Reports and Studies Worth Reading – January 21, 2013

Reports and Studies Worth Reading – January 21, 2013:

 

Detroit Future City: Detroit Strategic Framework PlanDetroit Works Project Long Term Planning Steering Committee

“In 2010 an ambitious effort to re-imagine a better future for one of the world’s most important and storied cities was launched. The project has been both an exciting and, at times, challenging journey. It has also been a collective journey,  inviting diverse input from technical experts within Detroit and around the world and, most importantly, the community experts and everyday citizens who would be most affected by its recommendations. Each has played a critical role in forming what we hope will become a living framework for change and development in Detroit.”

$3 billion General Obligation Bond Proposal: Los Angeles Emergency Local Street Safety and Traffic Improvement MeasureLA City Council members Mitch Englander and Joe Buscaino

“Street repair in Los Angeles was underfunded from the 1950’s to 1990’s, allowing many streets to deteriorate.  Funding of pavement preservation was steadily increased from 2005 to present, preventing further decline in road system quality.  Annual funding focuses on streets in A, B, and C condition.  The Los Angeles Emergency Local Street Safety and Traffic Improvement Measure is needed to finance repair of streets in D and Failed condition.”

Economic Outlook and Revenue Estimates for Michigan FY 2012/13 through FY 2014/15Michigan House Fiscal Agency

“This report includes a national and State economic forecast for calendar year 2012 through calendar year 2015.  It also presents preliminary final General Fund/General Purpose (GF/GP) and School Aid Fund (SAF) revenue for FY 2011-12., revised revenue estimates for FY 2012/13 and FY 2013/14 and initial estimates for FY 2014/15. Estimates reported herein will be presented to the Consensus Revenue Estimating Conference on January 11, 2013 and will be used to facilitate the consensus estimating process.”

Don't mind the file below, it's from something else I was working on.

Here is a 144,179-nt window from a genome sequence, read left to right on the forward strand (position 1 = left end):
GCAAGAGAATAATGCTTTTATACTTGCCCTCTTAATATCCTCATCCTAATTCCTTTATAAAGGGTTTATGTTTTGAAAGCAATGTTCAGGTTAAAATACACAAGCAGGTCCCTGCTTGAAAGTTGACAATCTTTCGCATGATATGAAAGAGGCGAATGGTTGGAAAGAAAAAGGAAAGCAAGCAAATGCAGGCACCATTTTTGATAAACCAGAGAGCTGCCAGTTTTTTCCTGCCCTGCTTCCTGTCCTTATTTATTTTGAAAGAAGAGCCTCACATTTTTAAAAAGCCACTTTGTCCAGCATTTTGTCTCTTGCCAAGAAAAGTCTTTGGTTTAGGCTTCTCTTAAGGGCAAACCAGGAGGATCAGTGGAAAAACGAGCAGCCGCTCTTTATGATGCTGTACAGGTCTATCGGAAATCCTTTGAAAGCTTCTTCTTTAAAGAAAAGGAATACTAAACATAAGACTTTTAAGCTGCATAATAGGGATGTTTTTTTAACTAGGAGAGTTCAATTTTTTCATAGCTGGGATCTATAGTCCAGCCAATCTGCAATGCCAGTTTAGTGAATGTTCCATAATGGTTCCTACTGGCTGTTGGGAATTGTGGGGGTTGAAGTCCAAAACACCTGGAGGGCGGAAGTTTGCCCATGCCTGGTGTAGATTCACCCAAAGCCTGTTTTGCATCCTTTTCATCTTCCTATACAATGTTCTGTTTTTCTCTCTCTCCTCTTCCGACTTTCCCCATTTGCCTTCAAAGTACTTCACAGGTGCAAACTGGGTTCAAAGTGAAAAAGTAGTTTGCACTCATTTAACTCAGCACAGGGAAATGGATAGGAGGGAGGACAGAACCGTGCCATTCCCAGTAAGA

ASPE Issue Brief: Growth in Medicare Spending per Beneficiary Continues to Hit Historic LowsUS Department of Health and Human Services

“Medicare spending per beneficiary grew just 0.4% per capita in fiscal year 2012, continuing a pattern of very low growth in 2010 and 2011. Together with historically low projections of per capita growth from both the Congressional Budget Office and the Centers for Medicare and Medicaid Services (CMS) Office of the Actuary, these statistics show that the Affordable Care Act has helped to set Medicare on a more sustainable path to keep its commitment to seniors and persons with disabilities today and well into the future.”

NY Rising: 2013 State of the State  – Governor Andrew M. Cuomo

“Two years ago, I said we were at a crossroads; that New York needed to chart a new course and begin a journey to rebuild our state. It was imperative that we restore the public trust and renew the dream and reverse decades of decline. We started a New York comeback. The core elements of a New NY are: attract good jobs and economic growth; create a world-class education system that prepares the next generation for the future; establish fiscal integrity and discipline; and restore New York as the progressive capital of the nation.”

2013 is a Good Year to Repair State Rainy Day FundsCenter on Budget and Policy Priorities

“The last decade’s roller-coaster economy has highlighted the importance of state “rainy day funds” — budget reserves for when recessions or other unexpected events cause revenue declines or spending increases. States with rainy day funds were able to avert over $20 billion in cuts to services and/or tax increases in the recession of the early 2000s. Rainy day funds also helped states avoid service cuts and tax increases in the most recent recession.”

Financial Challenges Facing Local Governments: Federal and State Aid Shrink as a Share of Revenues NY State Office of the Comptroller

“From 2001 to 2011, total federal and state aid combined, grew at an average rate of 2.2 percent annually, slower than the rate of inflation (2.4 percent). To cover expenses, local governments have been forced to rely more heavily on revenues generated through sales taxes and real property taxes, which grew at annual rates of 5.9 percent and 4.2 percent, respectively. Federal aid to local governments grew by $932 million from 2001 to 2011, or by 3.5 percent annually on average. However, this increase is largely attributable to the infusion of temporary funds from the American Reinvestment and Recovery Act (ARRA) of 2009.”

2013-14 California Governor’s Budget SummaryGovernor Edmund G. Brown, Jr.

“California today is poised to achieve something that has eluded us for more than a decade — a budget that lives within its means, now and for many years to come. We are in this favorable position both because of the huge budget reductions that you have made in the last two years, and because the people voted for Proposition 30. Under this budget, K‑12 school districts will see an increase in funds. School districts serving those students who have the greatest challenges will receive more generous increases — so that all students in California have the opportunity to succeed. This budget also focuses more responsibility and accountability on those who are closest to our students.”

Governor Brown Proposes Balanced Budget Highlighted by New Revenues, Investments in Education, and Expanded Health CoverageCalifornia Budget Project